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Slow Cooked: An Evening with Marion Nestle

MOFAD x The Greene Space Presents

Thursday October 6 2022 • 7:00pm - 8:15pm ET
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Overview

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In celebration of her new memoir, Slow Cooked: An Unexpected Life in Food Politics, MOFAD and The Greene Space are thrilled to host nutrition and food studies pioneer Dr. Marion Nestle in conversation with journalist and author Laura Shapiro, as she reflects on her late-in-life career as a world-renowned food politics expert, public health advocate, and a founder of the field of food studies after facing decades of low expectations.

In her engrossing memoir, Marion Nestle reflects on how she achieved unexpected success as a leading advocate for healthier and more sustainable diets. Slow Cooked recounts of how she built an unparalleled career at a time when few women worked in the sciences, and how she came to recognize and reveal the enormous influence of the food industry on our dietary choices.

Copies of Slow Cooked: An Unexpected Life in Food Politics are available for purchase with tickets and at the event. Virtual ticketing option is available.

Photo of Marion Nestle with trees in the background

Marion Nestle

Credit: Photo provided by guest

Marion Nestle is Paulette Goddard Professor of Nutrition, Food Studies, and Public Health, Emerita, at New York University, in the department she chaired from 1988-2003 and from which she retired in September 2017. She is also Visiting Professor of Nutritional Sciences at Cornell. She holds honorary degrees from Transylvania University in Kentucky and the Macaulay Honors College of the City University of New York. She earned a Ph.D. in molecular biology and an M.P.H. in public health nutrition from the University of California, Berkeley. Previous faculty positions were at Brandeis University and the UCSF School of Medicine. From 1986-88, she was senior nutrition policy advisor in the Department of Health and Human Services and editor of the 1988 Surgeon General’s Report on Nutrition and Health.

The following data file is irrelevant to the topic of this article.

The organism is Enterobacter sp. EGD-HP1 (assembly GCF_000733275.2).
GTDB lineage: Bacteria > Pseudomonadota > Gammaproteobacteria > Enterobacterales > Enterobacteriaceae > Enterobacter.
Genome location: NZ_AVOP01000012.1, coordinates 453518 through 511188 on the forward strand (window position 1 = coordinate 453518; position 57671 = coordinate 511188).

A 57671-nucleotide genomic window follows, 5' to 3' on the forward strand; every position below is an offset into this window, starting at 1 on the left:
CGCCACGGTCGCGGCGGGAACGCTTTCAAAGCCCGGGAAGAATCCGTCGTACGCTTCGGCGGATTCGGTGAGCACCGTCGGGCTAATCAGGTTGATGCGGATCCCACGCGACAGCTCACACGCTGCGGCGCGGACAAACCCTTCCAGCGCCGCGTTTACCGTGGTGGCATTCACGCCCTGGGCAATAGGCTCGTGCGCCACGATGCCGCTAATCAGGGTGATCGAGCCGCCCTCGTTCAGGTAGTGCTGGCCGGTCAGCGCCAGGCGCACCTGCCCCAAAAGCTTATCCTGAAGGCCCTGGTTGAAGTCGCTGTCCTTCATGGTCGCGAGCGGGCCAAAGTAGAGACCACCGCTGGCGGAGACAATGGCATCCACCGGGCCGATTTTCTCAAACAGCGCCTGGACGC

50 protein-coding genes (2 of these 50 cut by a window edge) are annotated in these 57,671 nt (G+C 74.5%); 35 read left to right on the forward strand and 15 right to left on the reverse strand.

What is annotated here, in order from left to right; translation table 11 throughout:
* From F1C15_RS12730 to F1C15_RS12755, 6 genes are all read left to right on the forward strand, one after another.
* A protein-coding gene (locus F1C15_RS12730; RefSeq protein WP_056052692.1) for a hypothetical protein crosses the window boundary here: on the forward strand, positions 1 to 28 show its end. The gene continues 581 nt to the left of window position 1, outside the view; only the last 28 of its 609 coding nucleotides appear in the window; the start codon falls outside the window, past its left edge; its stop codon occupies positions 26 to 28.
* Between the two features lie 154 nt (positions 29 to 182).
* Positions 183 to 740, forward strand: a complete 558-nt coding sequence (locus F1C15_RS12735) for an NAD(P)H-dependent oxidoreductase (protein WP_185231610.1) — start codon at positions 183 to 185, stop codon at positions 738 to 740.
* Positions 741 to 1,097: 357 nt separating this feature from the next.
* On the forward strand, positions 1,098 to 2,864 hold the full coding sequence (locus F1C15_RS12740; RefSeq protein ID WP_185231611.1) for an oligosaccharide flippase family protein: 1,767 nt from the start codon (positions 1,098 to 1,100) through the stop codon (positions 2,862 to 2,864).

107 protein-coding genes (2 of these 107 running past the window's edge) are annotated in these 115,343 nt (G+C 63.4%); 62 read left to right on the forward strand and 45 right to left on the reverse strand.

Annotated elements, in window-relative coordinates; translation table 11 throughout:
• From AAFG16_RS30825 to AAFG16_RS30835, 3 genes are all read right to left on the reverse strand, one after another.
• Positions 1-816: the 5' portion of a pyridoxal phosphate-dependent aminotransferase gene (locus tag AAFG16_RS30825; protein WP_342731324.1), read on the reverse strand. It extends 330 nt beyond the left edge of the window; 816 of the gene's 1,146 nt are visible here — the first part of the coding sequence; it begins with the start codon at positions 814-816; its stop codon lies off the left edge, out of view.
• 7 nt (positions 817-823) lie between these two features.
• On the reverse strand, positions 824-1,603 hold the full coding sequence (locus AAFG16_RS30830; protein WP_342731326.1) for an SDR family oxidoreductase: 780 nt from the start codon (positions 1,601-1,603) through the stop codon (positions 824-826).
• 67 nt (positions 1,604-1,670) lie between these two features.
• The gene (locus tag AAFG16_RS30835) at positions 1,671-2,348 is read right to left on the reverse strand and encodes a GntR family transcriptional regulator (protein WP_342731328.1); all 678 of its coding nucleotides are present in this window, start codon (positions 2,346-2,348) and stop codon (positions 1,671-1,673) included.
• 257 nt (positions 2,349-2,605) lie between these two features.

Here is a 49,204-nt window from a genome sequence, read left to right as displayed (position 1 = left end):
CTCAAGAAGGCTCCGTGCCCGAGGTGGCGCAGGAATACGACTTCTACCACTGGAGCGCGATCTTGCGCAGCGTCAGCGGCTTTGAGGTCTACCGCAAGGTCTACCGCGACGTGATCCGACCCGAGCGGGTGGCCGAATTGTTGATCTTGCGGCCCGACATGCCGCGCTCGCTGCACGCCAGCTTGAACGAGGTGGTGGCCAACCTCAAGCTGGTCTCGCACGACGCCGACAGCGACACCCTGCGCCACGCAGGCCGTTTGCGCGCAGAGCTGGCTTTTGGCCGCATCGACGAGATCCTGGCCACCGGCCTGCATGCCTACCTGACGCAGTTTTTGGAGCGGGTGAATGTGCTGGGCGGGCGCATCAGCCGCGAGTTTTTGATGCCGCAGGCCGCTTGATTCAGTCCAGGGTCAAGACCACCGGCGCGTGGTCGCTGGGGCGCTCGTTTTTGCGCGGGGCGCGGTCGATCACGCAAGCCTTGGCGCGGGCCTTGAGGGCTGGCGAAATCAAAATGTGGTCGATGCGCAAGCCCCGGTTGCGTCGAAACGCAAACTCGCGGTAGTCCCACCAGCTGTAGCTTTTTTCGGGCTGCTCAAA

Her research and writing examine scientific and socioeconomic influences on food choice and its consequences, emphasizing the role of food industry marketing. She is the author of prize-winning books, including Food Politics: How the Food Industry Influences Nutrition and Health (2002); Safe Food: The Politics of Food Safety (2003); What to Eat (2006); Why Calories Count: From Science to Politics, with Dr. Malden Nesheim (2012); Eat, Drink Vote: An Illustrated Guide to Food Politics (2013); Soda Politics: Taking on Big Soda (and Winning) (2015); and Unsavory Truth: How Food Companies Skew the Science of What We Eat (2018). She also has written two books about pet food, Pet Food Politics: The Chihuahua in the Coal Mine (2008), Feed Your Pet Right (also with Dr. Nesheim in 2010). Her most recent books include Let’s Ask Marion: What You Need to Know about the Politics of Food, Nutrition, and Health (2020), and Slow Cooked: An Unexpected Life in Food Politics (2022).

Photo of Laura Shapiro with trees in the background

Laura Shapiro

Credit: Photo provided by guest

Laura Shapiro was a columnist at The Real Paper (Boston) before beginning a 16-year run at Newsweek, where she covered food, women’s issues and the arts and won several journalism awards. Her essays, reviews and features have appeared in The New Yorker, The New York Times, The Atlantic, and many other publications. Her first book was Perfection Salad: Women and Cooking at the Turn of the Century (1986), which the University of California Press reissued in 2009 with a new Afterword. She is also the author of Something from the Oven: Revinventing Dinner in 1950s America (Viking, 2004), named in the Wall Street Journal as one of the five best books on American food; and Julia Child (Penguin Lives, 2007), which won the award for Literary Food Writing from the International Association of Culinary Professionals. During 2009-10 she was a fellow at the Cullman Center for Scholars and Writers at the New York Public Library. Her latest book is What She Ate: Six Remarkable Women and the Food That Tells Their Stories (Viking), which Susan Stamberg of NPR called “seriously and hilariously researched culinary history.”

Event Details

  • $30 General Admission

$30 in-person, $10 virtual

1 hour and 15 minutes
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The Greene Space
44 Charlton St
New York , NY 10014 United States
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